Advocacies and Platforms

Marcos is running under a campaign of ‘Unity,” believing that Filipinos should set aside their differences and work together for the common good.

His website does not have a list of his major platforms and advocacies, but he has spoken about key issues in some of his speeches over the years, many of which are compiled in the Wikipedia page of his presidential campaign.

Marcos has spoken out in favor of abortion in extreme cases and has said that women should be given the freedom to choose. He is also in favor of legalizing divorce in the country as well as same-sex unions.

Marcos wants to support MSMEs and is in favor of instituting amnesties and lower taxes to support small businesses. He also plans to prioritize the industrial, agriculture, and tourism sectors to create more jobs.

On education, Marcos has proposed what he calls a “National Education Portal,” which is a centralized learning portal developed by the government "accessible to students and teachers to simply and secure e-learning for both public and private institutions."

Marcos has said that he does not favor going to war with anyone and would like to pursue a non-confrontational foreign policy against China, similar to President Rodrigo Duterte’s approach.

If elected, he plans to continue and expand the Duterte administration’s massive Build Build Build program to expand and modernize the country’s transportation infrastructure.

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Notable Quotes

On the Presidency: “Those who talk about presidents and history should remember this humdrum truth: Presidents are supposed to make history. It is up to others to record that history.”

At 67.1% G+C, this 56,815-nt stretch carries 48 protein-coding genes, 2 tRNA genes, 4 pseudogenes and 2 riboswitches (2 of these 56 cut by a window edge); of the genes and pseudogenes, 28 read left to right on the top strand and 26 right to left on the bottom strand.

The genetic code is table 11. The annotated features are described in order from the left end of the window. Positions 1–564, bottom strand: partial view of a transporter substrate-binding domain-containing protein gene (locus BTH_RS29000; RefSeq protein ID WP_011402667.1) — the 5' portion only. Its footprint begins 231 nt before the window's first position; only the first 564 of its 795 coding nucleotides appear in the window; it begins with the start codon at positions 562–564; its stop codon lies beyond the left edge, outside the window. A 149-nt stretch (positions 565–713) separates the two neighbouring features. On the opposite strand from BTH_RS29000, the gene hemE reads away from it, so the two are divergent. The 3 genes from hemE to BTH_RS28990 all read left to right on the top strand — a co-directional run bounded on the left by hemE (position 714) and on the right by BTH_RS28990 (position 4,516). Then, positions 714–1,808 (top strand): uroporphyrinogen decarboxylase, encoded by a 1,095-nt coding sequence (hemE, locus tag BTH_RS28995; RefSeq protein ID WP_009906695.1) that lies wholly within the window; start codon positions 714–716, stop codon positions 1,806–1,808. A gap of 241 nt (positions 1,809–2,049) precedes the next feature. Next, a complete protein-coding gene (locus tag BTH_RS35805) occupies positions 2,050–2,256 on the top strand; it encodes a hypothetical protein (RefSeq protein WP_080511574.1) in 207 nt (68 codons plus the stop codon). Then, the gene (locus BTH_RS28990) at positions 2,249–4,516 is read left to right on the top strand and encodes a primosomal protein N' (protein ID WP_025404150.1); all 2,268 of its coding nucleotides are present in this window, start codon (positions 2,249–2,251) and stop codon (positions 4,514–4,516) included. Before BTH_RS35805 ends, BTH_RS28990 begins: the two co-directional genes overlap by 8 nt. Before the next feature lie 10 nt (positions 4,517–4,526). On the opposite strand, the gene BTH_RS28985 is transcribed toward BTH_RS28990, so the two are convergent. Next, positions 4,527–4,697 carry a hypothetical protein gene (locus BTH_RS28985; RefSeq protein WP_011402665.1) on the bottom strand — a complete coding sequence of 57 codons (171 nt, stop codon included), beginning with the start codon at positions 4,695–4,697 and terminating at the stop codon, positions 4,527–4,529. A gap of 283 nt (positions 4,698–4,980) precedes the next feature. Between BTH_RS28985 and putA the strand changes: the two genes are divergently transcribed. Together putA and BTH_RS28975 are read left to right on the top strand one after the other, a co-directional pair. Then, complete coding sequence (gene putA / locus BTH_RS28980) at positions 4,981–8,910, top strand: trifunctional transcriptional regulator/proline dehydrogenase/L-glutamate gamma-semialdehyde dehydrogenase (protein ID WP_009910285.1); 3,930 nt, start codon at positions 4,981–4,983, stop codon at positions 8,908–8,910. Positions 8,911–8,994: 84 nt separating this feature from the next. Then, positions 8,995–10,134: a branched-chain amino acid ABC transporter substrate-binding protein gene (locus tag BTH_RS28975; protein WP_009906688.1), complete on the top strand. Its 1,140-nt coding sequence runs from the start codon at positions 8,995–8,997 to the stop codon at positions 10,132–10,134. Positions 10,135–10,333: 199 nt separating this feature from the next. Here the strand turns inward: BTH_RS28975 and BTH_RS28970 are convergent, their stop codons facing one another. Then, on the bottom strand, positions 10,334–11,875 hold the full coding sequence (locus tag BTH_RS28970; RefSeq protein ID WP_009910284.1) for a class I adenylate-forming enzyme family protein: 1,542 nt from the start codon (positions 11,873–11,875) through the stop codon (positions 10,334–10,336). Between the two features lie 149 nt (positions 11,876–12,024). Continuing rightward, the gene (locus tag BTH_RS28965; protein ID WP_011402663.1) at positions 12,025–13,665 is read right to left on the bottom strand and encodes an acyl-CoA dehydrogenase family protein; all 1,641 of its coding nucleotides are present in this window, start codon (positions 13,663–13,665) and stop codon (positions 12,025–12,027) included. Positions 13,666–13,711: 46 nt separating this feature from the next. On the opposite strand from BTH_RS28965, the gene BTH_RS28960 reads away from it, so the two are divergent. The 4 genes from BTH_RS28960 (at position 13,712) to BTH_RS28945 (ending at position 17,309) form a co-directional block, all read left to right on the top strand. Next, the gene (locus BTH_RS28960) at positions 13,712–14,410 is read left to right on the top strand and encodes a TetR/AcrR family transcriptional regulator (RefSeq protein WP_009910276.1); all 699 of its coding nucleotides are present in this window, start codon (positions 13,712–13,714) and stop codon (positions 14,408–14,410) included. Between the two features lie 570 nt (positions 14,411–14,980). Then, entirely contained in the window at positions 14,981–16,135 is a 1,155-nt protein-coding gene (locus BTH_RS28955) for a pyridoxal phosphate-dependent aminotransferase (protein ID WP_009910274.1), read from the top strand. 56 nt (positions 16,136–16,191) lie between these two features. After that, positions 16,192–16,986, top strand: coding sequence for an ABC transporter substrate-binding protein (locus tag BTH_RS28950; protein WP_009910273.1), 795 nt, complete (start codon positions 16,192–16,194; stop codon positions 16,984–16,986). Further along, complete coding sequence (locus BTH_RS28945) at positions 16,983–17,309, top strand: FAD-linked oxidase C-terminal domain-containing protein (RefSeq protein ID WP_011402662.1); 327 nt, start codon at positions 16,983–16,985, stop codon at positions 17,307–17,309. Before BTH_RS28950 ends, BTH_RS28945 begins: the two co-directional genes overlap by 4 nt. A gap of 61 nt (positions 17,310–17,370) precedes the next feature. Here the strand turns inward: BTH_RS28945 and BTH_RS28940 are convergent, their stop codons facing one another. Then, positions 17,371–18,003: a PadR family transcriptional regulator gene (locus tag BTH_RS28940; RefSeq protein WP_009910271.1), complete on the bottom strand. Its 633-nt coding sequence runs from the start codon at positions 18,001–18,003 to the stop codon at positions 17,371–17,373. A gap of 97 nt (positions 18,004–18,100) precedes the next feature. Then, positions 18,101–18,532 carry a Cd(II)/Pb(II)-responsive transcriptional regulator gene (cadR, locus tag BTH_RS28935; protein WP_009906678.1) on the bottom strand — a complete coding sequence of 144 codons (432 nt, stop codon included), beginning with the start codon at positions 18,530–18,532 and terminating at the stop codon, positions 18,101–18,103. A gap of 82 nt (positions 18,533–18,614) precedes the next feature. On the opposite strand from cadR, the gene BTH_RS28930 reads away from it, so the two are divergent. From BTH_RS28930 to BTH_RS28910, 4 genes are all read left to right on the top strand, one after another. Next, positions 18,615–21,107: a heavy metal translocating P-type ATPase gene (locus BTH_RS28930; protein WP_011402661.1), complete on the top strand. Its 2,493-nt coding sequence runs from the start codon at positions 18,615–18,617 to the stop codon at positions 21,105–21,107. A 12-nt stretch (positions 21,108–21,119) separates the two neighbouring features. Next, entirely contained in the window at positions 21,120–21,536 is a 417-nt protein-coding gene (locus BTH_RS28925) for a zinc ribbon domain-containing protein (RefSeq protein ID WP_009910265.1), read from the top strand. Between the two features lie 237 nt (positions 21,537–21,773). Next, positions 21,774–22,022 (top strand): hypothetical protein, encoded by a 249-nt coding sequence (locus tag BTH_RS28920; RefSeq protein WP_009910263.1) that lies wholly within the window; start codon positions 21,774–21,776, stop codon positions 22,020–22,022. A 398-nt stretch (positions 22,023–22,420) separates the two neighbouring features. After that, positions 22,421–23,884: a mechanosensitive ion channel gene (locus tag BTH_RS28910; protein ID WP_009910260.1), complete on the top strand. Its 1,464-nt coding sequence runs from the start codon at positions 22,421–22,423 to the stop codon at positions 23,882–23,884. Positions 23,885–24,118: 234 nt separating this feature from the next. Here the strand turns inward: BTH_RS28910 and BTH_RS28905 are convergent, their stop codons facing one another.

On OFWS: "It boils down to jobs. The only way to bring our workers home is to provide them with jobs." 

On history: “And so we sometimes think, we can‘t we just lay all the history aside and get on with the work of development? Why can’t we just turn away from that and refocus our effort on what our people want us to do? But then I quickly recall us to the pregnant words of Charles Krauthammer: ‘You cannot escape history. History will find you.’”

On elections: “No less an authority than Abraham Lincoln reminds us: ‘Elections belong to the people.’ We should listen to these words. No one, no president, no party, no backroom, no machine, no operative, has the right to thwart the will of the Filipino people. Elections belong to the people. No one has the right to use political advantage to influence or manipulate an election. And we never—ever—can let that happen…. because what’s at stake is our future. 

On women empowerment: “I completely have faith and trust in all the great women in my life—in their skills, their talents and their abilities to make the right decisions. I am perfectly comfortable with having to entrust even my whole life on the soundness and wisdom of their actions and judgments, with regard to the very important aspects and details of my family and private life. And I thank the Good Lord for having continually blessed me with their presence, their influence and their guidance.”

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Campaign slogan: Sama-sama tayong babangon muli.